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The new China syndrome

Beijing faces unique problems in trying to cool its overheated economy.

March 01, 2007|Stephen S. Roach | STEPHEN S. ROACH is chief economist at Morgan Stanley.

LIKE NEARLY everything else in the world these days, it now appears that global stock market corrections are made in China. The rout Tuesday that began in China may have been an anomaly, or the start of something big. But I have long felt that something has to give in China. This may be the beginning of an important venting process.

The basic story about China is that despite its remarkable successes on the economic development front, the nation has a seriously unbalanced economy. The main problem is a runaway investment boom.

By Morgan Stanley estimates, fixed-asset investment -- spending on housing, commercial buildings, factories, infrastructure and other property -- exceeded 45% of China's gross domestic product in 2006. This is a record for China and, in fact, a record for any major economy in the world. By comparison, Japan's investment ratio in the 1960s -- the period of maximum rebuilding from the destruction of World War II -- never exceeded 34% of GDP. China's annual growth in fixed-asset investment has averaged 26% over the last four years. Should investment continue to run at this pace, it could lead to a Japanese-style deflation. That's the last thing China wants or needs.

The Chinese government recognizes the perils of such a possibility. For nearly three years, it has conducted an on-and-off campaign aimed at cooling its overheated investment sector. Following relatively limited actions first implemented in the spring of 2004, Chinese authorities have upped the ante in the last eight months. The People's Bank of China has raised a key short-term interest rate twice, totaling slightly more than half a percentage point, and beginning in mid-2006, the central bank boosted bank reserve requirements five times, going from 7.5% to 10%, the last such action taking effect last Sunday. The problem for China is that it is still very much a blended economy -- both state and market driven. As such, monetary policy actions have had limited success at best.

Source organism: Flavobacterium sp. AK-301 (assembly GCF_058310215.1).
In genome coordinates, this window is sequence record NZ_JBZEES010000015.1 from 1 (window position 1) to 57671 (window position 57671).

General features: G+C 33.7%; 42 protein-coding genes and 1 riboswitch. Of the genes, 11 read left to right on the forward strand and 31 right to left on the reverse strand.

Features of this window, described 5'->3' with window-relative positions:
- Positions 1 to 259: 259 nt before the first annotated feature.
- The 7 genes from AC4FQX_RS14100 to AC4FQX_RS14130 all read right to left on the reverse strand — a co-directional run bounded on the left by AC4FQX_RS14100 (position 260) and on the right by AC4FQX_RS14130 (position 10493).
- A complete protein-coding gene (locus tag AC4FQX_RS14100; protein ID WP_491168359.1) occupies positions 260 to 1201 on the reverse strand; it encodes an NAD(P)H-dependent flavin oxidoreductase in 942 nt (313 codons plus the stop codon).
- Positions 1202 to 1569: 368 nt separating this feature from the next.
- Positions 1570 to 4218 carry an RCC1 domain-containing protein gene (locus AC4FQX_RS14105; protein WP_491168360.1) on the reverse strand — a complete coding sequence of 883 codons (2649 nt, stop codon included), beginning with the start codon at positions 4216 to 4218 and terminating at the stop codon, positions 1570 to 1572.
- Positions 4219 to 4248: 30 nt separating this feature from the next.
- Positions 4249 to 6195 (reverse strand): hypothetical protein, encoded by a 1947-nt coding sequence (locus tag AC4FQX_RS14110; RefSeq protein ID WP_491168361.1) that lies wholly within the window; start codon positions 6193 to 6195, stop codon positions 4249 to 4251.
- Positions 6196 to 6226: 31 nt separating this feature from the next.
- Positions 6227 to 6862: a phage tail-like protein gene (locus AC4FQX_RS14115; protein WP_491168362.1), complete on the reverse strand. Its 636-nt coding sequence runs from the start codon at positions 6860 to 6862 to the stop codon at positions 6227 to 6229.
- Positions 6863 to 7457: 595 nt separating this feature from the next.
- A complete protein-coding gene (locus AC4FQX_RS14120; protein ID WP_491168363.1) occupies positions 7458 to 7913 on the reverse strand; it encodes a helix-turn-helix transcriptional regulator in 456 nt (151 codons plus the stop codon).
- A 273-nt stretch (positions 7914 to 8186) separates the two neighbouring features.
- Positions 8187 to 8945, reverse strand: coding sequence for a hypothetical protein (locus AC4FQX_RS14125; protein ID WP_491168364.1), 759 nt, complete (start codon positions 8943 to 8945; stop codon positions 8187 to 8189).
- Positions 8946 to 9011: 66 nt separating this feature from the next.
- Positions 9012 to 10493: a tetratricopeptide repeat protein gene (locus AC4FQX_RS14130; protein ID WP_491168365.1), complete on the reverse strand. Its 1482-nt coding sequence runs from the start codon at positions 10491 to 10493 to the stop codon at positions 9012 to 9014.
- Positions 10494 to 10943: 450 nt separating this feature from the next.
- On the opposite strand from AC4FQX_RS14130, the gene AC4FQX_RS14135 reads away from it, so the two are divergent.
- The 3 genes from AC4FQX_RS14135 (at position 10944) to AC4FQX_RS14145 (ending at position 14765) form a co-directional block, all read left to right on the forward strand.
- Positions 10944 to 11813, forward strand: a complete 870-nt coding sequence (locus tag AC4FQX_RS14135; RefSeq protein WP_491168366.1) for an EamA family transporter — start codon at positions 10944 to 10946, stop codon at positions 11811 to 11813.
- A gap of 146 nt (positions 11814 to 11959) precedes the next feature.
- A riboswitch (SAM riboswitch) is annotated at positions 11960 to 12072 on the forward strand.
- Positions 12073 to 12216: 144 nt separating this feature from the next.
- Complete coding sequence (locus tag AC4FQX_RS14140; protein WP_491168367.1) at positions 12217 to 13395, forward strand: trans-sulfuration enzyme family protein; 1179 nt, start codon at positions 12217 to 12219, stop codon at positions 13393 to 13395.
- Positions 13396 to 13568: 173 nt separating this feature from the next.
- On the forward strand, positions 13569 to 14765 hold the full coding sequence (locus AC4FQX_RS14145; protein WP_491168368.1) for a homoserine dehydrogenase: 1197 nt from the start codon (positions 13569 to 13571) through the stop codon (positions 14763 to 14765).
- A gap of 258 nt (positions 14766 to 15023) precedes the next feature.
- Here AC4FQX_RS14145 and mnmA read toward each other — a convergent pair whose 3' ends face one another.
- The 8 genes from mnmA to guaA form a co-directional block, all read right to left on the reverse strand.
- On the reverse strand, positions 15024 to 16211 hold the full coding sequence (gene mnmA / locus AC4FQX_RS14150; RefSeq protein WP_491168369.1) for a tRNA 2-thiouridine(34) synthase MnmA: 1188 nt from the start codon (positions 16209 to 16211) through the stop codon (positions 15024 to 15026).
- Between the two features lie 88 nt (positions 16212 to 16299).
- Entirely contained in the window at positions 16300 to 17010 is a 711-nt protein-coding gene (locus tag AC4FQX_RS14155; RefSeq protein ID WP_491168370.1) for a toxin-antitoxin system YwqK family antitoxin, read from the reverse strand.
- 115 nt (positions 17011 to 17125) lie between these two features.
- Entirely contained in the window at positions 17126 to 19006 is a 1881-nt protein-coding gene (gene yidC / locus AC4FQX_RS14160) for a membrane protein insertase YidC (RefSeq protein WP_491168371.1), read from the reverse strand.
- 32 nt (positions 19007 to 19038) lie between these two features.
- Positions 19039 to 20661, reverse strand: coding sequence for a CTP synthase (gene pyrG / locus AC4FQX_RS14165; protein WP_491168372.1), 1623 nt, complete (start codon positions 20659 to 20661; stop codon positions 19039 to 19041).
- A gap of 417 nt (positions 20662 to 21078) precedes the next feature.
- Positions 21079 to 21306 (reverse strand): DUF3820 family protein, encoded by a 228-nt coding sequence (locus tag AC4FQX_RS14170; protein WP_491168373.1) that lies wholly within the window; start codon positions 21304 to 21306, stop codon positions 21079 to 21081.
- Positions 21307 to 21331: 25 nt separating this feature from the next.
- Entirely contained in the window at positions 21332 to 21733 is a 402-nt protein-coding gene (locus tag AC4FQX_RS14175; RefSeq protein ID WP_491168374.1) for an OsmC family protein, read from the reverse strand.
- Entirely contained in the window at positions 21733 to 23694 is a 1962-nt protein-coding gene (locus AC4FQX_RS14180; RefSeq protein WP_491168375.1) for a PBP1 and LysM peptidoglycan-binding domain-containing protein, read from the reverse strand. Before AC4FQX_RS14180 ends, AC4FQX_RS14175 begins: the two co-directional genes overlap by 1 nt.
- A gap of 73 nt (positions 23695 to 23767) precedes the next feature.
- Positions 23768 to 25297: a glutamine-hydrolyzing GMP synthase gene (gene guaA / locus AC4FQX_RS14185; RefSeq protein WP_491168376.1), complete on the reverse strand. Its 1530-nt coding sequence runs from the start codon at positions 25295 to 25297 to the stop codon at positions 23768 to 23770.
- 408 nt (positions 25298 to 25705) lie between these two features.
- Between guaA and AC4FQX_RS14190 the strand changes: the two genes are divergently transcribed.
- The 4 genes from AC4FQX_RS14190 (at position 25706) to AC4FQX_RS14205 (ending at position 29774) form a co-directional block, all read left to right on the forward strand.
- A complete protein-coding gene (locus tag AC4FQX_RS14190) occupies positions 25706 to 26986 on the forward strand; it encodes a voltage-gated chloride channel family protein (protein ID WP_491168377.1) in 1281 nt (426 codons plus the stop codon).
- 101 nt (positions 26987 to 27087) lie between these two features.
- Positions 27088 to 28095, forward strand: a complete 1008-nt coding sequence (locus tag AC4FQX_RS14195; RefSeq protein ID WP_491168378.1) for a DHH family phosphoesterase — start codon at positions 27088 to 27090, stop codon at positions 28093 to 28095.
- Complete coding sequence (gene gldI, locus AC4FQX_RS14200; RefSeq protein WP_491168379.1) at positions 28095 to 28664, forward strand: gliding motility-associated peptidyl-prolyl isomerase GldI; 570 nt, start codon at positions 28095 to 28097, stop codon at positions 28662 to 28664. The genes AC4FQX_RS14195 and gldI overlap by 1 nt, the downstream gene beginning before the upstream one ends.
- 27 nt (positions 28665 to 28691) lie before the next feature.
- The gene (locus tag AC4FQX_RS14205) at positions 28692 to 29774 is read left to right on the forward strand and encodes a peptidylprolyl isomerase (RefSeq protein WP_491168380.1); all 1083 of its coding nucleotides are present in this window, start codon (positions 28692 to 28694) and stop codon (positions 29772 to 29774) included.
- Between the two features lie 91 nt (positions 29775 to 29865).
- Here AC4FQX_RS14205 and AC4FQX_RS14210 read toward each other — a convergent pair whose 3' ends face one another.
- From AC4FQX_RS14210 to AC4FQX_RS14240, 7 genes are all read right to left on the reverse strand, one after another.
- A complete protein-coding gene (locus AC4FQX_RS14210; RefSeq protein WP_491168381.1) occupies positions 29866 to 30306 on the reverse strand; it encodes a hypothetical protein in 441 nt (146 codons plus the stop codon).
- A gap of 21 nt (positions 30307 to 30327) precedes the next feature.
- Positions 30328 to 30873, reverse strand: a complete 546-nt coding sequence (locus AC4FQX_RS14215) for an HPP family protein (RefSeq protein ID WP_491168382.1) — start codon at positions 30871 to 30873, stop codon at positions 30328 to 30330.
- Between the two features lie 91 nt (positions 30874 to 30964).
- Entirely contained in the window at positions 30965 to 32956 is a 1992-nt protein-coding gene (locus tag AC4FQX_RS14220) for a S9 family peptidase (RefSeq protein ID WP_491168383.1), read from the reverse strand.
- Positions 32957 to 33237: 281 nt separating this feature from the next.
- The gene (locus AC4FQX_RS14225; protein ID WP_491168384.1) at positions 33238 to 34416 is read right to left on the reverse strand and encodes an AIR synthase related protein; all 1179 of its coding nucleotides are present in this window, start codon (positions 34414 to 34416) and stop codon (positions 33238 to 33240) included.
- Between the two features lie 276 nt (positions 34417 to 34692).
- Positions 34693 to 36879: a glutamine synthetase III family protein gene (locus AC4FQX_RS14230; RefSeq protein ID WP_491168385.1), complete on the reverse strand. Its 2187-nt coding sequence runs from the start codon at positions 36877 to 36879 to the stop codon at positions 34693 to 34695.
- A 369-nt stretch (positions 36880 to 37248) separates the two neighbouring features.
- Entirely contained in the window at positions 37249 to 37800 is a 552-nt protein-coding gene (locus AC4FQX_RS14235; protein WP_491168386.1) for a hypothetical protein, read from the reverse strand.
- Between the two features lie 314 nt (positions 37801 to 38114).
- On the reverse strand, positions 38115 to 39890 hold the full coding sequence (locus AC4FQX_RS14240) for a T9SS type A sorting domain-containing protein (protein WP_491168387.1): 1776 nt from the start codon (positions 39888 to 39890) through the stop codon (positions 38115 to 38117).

Dominated by a vast and highly fragmented system of autonomous local bank branches, much of China's bank lending remains outside the control of its monetary authorities. As a result, Chinese officials have had to rely largely on "administrative controls" -- a case-by-case approval mechanism -- to rein in the excesses of runaway investment.

The results have been mixed. Fixed investment growth has finally begun to slow, decelerating from near 30% at the start of 2006 to about 14% at the end of the year. Unfortunately, bank lending accelerated. That means China's central bank has been unable to get traction in reining in bank credit expansion at the same time that the central planners are finally gaining traction in orchestrating an investment slowdown. This has resulted in an excess of bank-funded liquidity that is undoubtedly spilling over into the financial system. As a doubling of the Shanghai A-share index over the last six months suggests, a bubble in the Chinese stock market appears to have been a major outcome of this development.

In China, stability is everything. The Chinese leadership believes that it can't afford to lose control of either its real economy or its financial markets. Pure market-based systems can rely on interest rates, currencies, fiscal policies and other macro stabilization instruments to contain the excesses. With an undeveloped financial system and the still dominant influence of state ownership, a blended Chinese economy is much harder to control.

Just as China has moved to bring its central planners into the business of containing the excesses in the real economy through administrative measures, I suspect it now feels compelled to rely on a similar approach to deal with excesses in its financial system.

In the last five years, China has emerged as a major engine on the supply side of the global economy. But that has brought a new set of risks -- in particular, an overheated investment sector and an equity bubble. These two problems are very visible manifestations of China's control problem. The sharp dive of share prices Tuesday may well be symptomatic of China's increased determination on the macro control front. Ultimately, successful macro control is good news for China and the broader global economy -- it sets the stage for balanced and sustainable growth. But for those counting on open-ended Chinese growth, any such slowdown could come as a rude awakening. The China squeeze now appears to be on in earnest.

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